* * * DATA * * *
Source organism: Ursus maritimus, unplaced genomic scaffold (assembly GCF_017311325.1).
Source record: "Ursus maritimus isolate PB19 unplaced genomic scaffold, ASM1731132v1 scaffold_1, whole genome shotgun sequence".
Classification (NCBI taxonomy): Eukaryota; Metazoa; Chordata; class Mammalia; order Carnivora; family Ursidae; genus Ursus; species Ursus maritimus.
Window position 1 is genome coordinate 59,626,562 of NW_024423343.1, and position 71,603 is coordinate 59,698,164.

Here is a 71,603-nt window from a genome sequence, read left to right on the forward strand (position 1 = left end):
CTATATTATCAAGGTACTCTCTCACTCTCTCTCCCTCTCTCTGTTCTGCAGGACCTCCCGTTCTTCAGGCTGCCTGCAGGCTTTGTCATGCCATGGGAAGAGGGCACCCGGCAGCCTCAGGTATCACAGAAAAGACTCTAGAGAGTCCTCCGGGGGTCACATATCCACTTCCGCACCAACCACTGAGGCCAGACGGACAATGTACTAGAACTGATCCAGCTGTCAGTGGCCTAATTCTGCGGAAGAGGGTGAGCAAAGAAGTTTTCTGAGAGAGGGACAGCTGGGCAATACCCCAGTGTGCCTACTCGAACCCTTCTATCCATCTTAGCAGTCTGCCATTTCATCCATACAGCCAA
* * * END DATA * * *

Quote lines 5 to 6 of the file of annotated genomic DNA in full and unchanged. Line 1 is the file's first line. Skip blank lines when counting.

Here is a 71,603-nt window from a genome sequence, read left to right on the forward strand (position 1 = left end):
CTATATTATCAAGGTACTCTCTCACTCTCTCTCCCTCTCTCTGTTCTGCAGGACCTCCCGTTCTTCAGGCTGCCTGCAGGCTTTGTCATGCCATGGGAAGAGGGCACCCGGCAGCCTCAGGTATCACAGAAAAGACTCTAGAGAGTCCTCCGGGGGTCACATATCCACTTCCGCACCAACCACTGAGGCCAGACGGACAATGTACTAGAACTGATCCAGCTGTCAGTGGCCTAATTCTGCGGAAGAGGGTGAGCAAAGAAGTTTTCTGAGAGAGGGACAGCTGGGCAATACCCCAGTGTGCCTACTCGAACCCTTCTATCCATCTTAGCAGTCTGCCATTTCATCCATACAGCCAA